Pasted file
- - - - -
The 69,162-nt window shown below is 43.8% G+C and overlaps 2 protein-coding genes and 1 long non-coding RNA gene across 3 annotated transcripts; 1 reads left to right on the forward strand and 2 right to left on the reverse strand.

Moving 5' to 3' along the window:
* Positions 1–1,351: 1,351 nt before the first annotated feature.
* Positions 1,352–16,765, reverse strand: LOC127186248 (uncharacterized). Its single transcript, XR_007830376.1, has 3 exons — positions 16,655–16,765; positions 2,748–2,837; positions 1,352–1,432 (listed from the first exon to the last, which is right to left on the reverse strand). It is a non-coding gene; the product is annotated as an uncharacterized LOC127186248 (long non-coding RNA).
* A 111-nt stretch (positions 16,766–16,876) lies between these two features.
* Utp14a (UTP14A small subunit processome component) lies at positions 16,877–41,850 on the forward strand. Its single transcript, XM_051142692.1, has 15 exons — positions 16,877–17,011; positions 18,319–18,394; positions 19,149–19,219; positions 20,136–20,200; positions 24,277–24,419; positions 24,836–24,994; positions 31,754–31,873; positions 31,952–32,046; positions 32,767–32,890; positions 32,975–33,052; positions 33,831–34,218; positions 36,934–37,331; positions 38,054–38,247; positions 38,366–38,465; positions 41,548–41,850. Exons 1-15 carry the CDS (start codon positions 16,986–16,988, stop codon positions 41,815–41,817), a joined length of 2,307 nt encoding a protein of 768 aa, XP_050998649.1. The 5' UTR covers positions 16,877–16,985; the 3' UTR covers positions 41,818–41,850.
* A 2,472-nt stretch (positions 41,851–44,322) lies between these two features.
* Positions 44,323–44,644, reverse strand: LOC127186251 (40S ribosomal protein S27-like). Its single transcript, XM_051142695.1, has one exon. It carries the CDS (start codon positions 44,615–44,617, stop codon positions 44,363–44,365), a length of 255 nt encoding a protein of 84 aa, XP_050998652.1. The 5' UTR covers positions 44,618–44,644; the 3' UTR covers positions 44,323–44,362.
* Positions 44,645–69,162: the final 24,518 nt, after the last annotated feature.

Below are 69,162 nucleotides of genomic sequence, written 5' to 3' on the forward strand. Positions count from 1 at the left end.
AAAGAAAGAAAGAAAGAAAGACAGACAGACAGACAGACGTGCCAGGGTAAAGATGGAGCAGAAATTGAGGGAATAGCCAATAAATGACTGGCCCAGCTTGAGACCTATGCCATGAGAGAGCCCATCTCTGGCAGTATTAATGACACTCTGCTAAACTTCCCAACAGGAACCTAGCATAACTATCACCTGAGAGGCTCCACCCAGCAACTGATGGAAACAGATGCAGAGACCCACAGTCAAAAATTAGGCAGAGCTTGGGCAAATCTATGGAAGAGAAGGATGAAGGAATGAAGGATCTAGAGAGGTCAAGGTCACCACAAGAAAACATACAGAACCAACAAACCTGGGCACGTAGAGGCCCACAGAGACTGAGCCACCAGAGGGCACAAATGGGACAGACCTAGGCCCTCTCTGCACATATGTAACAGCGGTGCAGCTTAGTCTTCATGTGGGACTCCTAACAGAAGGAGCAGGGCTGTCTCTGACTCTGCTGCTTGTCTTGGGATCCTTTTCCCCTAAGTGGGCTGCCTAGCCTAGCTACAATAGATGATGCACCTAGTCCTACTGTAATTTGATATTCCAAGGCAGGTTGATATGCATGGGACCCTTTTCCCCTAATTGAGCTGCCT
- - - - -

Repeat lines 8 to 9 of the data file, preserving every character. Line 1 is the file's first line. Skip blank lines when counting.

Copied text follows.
* Positions 44,323–44,644, reverse strand: LOC127186251 (40S ribosomal protein S27-like). Its single transcript, XM_051142695.1, has one exon. It carries the CDS (start codon positions 44,615–44,617, stop codon positions 44,363–44,365), a length of 255 nt encoding a protein of 84 aa, XP_050998652.1. The 5' UTR covers positions 44,618–44,644; the 3' UTR covers positions 44,323–44,362.
* Positions 44,645–69,162: the final 24,518 nt, after the last annotated feature.